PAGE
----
We sat, cross-legged in a circle on the 1st grade carpeted floor. Just a small group gathered for our last religion class before Christmas. Only time for a quick chorus of “Away in a Manger” and then we chatted about our favorite Christmas pastimes and memories — a cherished topic for six-year-olds. Everyone chimed in: “Presents! Seeing Grandma and Grandpa! Ice skating and sledding! Turkey and pumpkin pie!” It seemed each child was bursting with excitement over the upcoming Christmas season. Sweet faces, upturned and expectant with joy.
I could barely distinguish Danny’s hushed voice quivering, next to me.
“Dad says we won’t be having Christmas this year, ‘cause Mom is in the hospital.”
Just that very moment, the bell rang announcing the end of class. With a flurry of coats, hats and mittens, I only had time to give Danny a quick hug and whispered in his ear, “Danny, I believe you will have Christmas.” His soft brown eyes, brimming with tears were my last glimpse of him, and then, he was gone.
Collecting my own two little ones, we quickly headed toward the car; emotionally, I shared with them about Danny. The ride home was deafeningly silent, even though we passed brightly colored storefronts playing jolly Christmas carols.
Dinnertime found Dad and Mom and kids all brainstorming together with ideas of how to bring Christmas to Danny and his family. We had a plan! We could do it!
The next afternoon, we set out to find the tallest, fullest merriest Christmas tree ever! Check! Next, we went on a hunt for the biggest turkey we could find, plus all of the trimmings. Check!
We purchased presents and wrapped them up. Check! Then, we loaded up the car and last of all, tied the festive tree on top. Check! Under cover of night, we drove to Danny’s house, small and darkened. We each took armfuls of boxes and quietly piled them onto the front porch; last of all — the tree. We counted 1, 2, 3! And shouted “Merry Christmas!” Then dashed to the car and sped off, giggling wildly.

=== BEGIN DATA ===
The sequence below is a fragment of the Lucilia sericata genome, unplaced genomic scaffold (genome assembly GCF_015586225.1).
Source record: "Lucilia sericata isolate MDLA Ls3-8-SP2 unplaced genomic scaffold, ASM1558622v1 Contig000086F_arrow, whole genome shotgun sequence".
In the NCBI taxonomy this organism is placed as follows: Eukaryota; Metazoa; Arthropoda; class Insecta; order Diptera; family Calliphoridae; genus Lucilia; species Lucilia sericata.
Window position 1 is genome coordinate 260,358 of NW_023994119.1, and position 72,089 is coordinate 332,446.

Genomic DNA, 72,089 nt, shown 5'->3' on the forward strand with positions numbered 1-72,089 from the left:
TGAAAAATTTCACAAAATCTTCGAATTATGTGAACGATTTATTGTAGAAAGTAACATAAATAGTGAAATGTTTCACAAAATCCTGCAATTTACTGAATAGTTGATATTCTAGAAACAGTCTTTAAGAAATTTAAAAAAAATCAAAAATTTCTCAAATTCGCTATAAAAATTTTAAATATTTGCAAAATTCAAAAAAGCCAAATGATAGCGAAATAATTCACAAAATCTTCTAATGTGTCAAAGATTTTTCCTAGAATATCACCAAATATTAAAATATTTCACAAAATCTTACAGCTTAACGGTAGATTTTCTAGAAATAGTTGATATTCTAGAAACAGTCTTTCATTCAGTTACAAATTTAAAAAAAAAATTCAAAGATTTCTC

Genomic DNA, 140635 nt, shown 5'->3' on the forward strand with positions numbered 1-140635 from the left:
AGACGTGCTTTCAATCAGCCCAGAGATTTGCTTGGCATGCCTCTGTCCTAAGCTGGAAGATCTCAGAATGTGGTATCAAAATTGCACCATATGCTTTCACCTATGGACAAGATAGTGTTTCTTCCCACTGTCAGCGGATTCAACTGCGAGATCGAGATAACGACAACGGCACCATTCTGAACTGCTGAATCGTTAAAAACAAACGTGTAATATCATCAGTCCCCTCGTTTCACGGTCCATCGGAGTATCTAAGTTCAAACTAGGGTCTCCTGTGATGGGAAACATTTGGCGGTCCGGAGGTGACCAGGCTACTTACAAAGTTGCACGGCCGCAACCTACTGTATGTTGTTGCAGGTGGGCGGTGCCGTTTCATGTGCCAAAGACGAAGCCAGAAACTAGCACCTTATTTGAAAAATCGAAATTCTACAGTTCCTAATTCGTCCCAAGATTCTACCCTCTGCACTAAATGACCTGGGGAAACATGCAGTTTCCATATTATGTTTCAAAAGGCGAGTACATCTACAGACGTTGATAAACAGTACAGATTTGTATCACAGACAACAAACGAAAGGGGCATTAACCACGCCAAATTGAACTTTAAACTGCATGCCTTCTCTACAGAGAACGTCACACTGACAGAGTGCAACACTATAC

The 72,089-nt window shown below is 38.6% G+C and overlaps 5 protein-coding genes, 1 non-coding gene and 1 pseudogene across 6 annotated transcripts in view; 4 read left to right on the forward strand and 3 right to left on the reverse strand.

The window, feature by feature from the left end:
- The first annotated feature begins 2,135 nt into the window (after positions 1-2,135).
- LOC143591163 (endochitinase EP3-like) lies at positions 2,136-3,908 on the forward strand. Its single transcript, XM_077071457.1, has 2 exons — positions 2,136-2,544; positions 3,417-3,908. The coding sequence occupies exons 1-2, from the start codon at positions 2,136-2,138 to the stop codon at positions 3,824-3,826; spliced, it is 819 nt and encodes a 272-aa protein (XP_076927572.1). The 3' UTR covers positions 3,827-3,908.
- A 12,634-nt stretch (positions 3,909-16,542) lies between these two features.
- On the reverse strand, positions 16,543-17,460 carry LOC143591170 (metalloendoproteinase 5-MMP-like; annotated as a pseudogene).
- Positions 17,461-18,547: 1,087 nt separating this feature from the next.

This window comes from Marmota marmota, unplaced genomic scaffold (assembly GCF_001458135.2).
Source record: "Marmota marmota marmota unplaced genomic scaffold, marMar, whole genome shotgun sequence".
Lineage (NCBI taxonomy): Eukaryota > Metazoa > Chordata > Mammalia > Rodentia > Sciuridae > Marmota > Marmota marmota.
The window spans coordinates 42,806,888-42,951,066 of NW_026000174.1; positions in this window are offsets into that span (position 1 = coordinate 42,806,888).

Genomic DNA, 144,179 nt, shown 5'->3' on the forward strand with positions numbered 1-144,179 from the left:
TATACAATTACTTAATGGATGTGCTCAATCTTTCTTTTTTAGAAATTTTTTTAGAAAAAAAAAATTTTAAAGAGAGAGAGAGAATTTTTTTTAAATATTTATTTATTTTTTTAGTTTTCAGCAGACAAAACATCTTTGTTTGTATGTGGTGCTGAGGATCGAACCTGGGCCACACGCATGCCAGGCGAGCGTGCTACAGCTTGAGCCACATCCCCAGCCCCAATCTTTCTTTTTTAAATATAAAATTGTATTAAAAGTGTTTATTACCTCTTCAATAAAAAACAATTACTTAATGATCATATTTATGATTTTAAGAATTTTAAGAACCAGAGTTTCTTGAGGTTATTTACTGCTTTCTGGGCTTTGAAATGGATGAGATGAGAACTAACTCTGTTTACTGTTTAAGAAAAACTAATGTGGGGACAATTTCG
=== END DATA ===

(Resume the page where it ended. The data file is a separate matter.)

We just had to drive by again, so we did. Stealthily, we peeked with windows rolled down at the lighted porch, just as two small children were tugging at the tree. Then, it disappeared into the house.
All the way home we were smiling and chattering together, full of excitement: “Did you see Danny carrying the turkey? I wish I could be there tomorrow when they open their presents. I wonder if they will put the tree up tonight.” It was a glorious night, indeed.
Danny never returned to our 1st grade religion class. Someone said his family had moved away to live with his grandparents. Nevertheless, our family hasn’t forgotten him. With sweet memories and loving kindness, we think of him and wonder: Does Danny have a wife and family of his own to celebrate Christmas? Does he ever think about that Christmas so long ago? I wonder.